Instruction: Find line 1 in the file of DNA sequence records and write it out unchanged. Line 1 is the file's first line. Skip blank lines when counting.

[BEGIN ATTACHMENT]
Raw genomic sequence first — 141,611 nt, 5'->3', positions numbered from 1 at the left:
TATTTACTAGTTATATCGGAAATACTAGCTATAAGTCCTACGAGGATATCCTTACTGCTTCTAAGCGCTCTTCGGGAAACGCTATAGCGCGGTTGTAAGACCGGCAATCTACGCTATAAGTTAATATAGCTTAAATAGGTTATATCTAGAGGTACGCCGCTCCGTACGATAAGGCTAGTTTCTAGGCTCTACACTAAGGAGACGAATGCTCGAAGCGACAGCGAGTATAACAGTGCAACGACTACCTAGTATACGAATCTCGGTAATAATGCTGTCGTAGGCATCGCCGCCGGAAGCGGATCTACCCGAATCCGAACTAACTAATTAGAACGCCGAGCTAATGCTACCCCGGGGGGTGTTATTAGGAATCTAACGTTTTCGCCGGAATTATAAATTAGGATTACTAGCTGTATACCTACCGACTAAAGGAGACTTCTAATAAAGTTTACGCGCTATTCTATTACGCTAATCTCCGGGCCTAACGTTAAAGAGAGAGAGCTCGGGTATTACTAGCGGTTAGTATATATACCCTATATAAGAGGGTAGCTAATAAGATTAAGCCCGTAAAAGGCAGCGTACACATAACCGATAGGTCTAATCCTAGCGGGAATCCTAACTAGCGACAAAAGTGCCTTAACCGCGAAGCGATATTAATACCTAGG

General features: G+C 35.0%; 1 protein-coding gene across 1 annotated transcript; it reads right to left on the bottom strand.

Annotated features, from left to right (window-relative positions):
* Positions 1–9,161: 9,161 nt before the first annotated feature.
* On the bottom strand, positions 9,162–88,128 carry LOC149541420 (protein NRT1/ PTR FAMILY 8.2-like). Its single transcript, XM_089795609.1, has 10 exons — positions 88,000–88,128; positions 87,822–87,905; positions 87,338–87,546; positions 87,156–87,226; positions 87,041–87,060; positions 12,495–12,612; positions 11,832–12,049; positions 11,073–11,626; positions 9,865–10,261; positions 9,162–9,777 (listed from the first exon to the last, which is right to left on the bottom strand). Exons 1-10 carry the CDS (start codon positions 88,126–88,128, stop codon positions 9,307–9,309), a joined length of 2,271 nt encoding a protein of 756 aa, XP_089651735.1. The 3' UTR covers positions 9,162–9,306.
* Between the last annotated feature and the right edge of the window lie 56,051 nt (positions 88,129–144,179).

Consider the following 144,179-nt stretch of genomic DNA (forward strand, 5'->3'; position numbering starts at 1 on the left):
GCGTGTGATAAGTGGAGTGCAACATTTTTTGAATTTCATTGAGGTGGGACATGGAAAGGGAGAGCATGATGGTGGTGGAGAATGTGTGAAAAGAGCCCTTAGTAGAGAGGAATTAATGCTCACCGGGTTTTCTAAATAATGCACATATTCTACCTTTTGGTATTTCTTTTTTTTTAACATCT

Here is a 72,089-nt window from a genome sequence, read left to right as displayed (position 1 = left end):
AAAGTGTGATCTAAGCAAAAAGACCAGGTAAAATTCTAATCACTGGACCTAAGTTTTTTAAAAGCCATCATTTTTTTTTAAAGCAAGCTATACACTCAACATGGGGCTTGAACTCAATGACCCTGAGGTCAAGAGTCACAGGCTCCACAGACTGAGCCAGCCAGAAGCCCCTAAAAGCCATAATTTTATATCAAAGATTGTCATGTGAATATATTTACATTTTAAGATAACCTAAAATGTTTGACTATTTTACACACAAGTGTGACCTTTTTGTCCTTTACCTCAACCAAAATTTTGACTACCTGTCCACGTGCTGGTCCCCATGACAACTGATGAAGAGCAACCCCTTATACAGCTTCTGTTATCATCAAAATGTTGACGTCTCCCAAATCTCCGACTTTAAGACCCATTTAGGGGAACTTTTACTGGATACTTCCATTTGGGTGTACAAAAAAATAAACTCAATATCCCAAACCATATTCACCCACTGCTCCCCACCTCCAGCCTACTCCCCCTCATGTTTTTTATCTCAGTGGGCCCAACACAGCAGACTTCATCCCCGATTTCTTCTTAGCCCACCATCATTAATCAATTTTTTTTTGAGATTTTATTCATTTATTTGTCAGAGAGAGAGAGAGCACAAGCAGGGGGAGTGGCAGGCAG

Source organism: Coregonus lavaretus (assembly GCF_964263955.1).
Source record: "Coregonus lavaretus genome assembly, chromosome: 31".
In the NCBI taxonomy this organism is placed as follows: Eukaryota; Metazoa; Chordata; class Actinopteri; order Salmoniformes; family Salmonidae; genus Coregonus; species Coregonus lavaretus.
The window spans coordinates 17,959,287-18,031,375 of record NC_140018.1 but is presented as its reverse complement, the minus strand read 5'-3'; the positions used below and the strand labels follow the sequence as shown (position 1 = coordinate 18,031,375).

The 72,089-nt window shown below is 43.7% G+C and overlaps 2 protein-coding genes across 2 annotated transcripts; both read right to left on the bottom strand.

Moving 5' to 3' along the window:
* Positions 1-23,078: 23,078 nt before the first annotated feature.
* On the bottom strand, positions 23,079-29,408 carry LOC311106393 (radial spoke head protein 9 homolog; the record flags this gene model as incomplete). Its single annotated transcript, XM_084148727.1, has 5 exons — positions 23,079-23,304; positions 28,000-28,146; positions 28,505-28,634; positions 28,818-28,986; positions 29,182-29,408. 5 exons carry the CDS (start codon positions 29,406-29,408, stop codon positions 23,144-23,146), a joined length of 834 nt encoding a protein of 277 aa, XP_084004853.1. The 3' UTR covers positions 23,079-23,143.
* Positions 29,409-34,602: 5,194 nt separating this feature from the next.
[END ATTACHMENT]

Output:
Raw genomic sequence first — 141,611 nt, 5'->3', positions numbered from 1 at the left: